A great way to collect recommendations from people who know you (they must be your first-degree connections in order to recommend you) is to leave recommendations for them first.
Showcasing Their Skills
The Skills you list in your LinkedIn profile will tell employers and recruiters what you love to do and what you’re good at.
If you are a budding or established subject-matter expert in one or more topics, make sure those topics show up in your Skills listing!
Showing Their Brains Working
Every part of your LinkedIn profile shows the world how you think and how you communicate.
Don’t let people see you as a bland, boring zombie by writing your profile Summary using zombie language like “Results-oriented professional.” Any joker on the street could call themselves that!
You are a smart, vibrant and creative person. There is no one else on earth like you and there never will be anyone like you, either. Use your Summary to show us your human side, like this:
I’m a Software Sales Engineer who is equally passionate about helping customers move their businesses to the cloud and teaching novice-to-experienced users to make the most of the products I represent.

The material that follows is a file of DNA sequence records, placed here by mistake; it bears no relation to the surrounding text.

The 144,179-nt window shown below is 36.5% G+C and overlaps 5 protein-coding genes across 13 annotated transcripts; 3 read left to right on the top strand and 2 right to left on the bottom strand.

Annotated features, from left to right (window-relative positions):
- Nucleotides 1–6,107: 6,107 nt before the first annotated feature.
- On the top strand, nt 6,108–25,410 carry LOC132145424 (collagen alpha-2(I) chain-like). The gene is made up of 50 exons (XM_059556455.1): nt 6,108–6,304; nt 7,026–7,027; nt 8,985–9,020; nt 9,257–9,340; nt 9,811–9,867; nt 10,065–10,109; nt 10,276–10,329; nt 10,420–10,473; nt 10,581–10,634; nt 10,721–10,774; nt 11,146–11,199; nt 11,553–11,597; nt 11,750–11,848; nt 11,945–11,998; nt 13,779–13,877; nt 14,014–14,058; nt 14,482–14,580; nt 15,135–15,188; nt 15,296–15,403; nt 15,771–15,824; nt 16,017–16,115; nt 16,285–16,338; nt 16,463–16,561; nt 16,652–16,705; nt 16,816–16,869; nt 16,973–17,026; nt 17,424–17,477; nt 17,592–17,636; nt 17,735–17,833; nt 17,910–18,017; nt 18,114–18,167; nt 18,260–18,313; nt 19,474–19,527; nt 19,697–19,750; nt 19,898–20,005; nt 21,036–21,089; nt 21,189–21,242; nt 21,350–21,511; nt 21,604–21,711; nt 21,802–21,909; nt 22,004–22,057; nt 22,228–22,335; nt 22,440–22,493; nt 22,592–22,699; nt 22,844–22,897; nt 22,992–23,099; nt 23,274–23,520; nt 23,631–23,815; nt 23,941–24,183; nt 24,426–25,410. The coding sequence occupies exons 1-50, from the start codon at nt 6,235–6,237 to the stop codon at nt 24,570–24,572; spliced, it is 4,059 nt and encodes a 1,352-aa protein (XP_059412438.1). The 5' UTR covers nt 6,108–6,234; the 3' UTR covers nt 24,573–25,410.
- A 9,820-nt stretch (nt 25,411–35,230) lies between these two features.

Another wonderful way to show us how you think is to use the blogging platform on LinkedIn. Try writing a blog post this week if you haven’t done so already.
You will draw in other people who share your interests when you start blogging for yourself. You will attract followers — including recruiters and hiring managers who could use your help!
LinkedIn is a magnificent tool for researching prospective employers.
Start by searching on the LinkedIn user database through the Advanced Search page (click on the word Advanced next to the search bar at the top of most LinkedIn pages) and conducting a search on keywords that relate to your function and/or industry, plus your zip code.
That search will turn up other LinkedIn users who have “your” keywords in their profiles and who are based within your commuting radius. Their employers may make fantastic additions to your Target Employer List.
Scouting Job Opportunities
Use LinkedIn’s Jobs functionality to find job openings but don’t apply for those jobs directly through LinkedIn, because doing that will only put your application into a Black Hole, and that is the worst place for it to be.
Instead, search the LinkedIn database using the company name and the most likely job title of your hiring manager (the department manager who will be your boss in your next job) instead.
Enhancing Their Profiles
You can upload videos, images and podcasts to your LinkedIn profile to round out your professional image — and it will help you to do so!
Customize your LinkedIn profile URL on the Edit Profile page to get a clean, crisp URL (example: http://www.linkedin.com/in/lizryan) to add to your consulting business cards, your resume and your email signature).
A job search is a sales and marketing project. LinkedIn is your greatest marketing tool — make sure you’re using it to your advantage!